Below please read article by Sr. Maeliosa Byrne OP on St. Thomas Aquinas
ADORO TE DEVOTE LATENS DEITAS
The ‘Adoro Te’ of St Thomas Aquinas provides us with a prayer. It is a prayer that each of us can pray from the heart whether in the original Latin or in a translation e.g. by Gerard Manley Hopkins (Dominican Prayer Book p.38) or Fr Caswall (Parish Hymnal No 112)
In this wonderful hymn we see Thomas the great theologian, not expounding detailed answers to difficult questions but praying in the simplicity of his heart. Each line of the hymn is steeped in wisdom and truth expressed in words that are loving and personal. There are subtle ‘echoes’ of Scripture ‘..latens Deitas.’.[‘truly God of Israel you are a god who lies hidden’] ‘tibi se cor meum totum subjicit..’ [‘..you shall love the Lord your God with your whole heart..’]- and in the words ‘quia te contemplans totum deficit’ we get a hint of Thomas’ own humble words [‘all I have written is only straw’]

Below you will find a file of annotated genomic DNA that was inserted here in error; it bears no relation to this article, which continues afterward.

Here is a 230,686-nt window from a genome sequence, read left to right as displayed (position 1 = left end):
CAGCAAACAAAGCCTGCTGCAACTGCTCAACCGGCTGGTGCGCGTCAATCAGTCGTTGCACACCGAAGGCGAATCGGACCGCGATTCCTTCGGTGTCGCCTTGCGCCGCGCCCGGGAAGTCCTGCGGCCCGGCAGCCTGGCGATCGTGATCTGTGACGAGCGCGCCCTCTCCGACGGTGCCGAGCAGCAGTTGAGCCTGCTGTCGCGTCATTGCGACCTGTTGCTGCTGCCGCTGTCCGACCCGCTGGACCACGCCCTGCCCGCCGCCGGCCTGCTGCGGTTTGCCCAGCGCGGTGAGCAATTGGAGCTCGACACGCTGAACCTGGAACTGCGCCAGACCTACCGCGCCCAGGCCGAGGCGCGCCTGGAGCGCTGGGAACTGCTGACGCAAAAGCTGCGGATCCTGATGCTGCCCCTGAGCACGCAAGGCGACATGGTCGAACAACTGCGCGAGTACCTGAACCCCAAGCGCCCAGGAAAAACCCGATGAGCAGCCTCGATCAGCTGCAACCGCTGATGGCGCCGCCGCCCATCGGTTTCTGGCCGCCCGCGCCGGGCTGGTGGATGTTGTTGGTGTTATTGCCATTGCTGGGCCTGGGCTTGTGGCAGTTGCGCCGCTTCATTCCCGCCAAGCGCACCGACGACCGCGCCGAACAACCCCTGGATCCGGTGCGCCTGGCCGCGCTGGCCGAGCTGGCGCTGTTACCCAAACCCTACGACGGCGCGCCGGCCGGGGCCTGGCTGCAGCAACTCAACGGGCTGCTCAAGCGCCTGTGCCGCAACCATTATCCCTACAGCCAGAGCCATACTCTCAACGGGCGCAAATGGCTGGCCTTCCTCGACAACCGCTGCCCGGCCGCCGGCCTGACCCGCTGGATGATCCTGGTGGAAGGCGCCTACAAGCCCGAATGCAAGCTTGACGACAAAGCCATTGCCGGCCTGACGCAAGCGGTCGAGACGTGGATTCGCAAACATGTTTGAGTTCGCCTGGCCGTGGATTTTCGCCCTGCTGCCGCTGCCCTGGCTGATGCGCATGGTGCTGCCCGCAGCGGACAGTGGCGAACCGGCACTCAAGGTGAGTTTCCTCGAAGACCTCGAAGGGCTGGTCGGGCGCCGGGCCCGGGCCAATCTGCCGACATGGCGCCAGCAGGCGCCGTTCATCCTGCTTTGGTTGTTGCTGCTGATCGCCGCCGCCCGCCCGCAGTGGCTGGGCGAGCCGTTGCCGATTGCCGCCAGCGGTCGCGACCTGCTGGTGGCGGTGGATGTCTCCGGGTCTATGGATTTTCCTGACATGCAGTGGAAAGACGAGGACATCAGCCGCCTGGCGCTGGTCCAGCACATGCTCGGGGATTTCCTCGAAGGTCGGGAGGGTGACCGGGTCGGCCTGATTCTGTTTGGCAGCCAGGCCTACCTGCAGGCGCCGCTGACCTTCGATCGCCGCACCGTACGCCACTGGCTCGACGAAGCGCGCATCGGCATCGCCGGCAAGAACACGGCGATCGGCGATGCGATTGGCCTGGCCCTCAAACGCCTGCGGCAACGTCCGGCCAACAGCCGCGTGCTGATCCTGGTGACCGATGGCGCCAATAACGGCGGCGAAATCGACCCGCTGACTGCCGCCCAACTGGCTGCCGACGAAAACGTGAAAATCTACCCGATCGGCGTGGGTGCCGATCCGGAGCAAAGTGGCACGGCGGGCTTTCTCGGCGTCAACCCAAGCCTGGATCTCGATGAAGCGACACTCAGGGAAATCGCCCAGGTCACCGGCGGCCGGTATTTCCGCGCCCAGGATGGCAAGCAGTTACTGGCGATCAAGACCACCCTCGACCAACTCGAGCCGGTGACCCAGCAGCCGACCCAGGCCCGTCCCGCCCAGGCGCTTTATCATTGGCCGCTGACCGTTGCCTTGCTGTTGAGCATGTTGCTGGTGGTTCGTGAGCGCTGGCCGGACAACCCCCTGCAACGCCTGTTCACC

In a very Dominican “Credo” Thomas’ affirms his faith in the Word who is the Truth (vs2) and in vs 3 and 4 we are reminded of that familiar picture of Thomas gazing at the Crucifix. He prays the prayer of the repentant thief and reaffirms his faith in the Godhead hidden on the Cross. He cannot see the wounds of Christ, as his patron the apostle Thomas saw them, but he prays for a stronger faith and hope and that special love expressed in the words ‘te diligere’.
Thomas prays again in verse 5 (‘O memoriale.’) for the grace to “taste the sweetness of the Lord” and to live the mystery of the living and life-giving Bread of the Eucharist. In verse 6 Thomas prays to the ‘Divine Pelican’ – to the Saviour who shed his Blood for us – and proclaims the marvellous and consoling truth that one single drop can blot out the sins of the whole world: in Thomas’ words ‘una stilla salvum facere totum mundum quit ab omni scelere’.
Finally, in words reminiscent of Psalm 62 Thomas pours out his own deep longing for Jesus. To know his beloved hidden God in this life is not enough – he begs with a lover’s heart to see him face to face in glory. The Lord who asked Thomas what reward he would like for having written well of him must surely have granted the wish expressed in this prayer as in Thomas’ reply:”None other than Thyself, Lord”.
Maeliosa Byrne O.P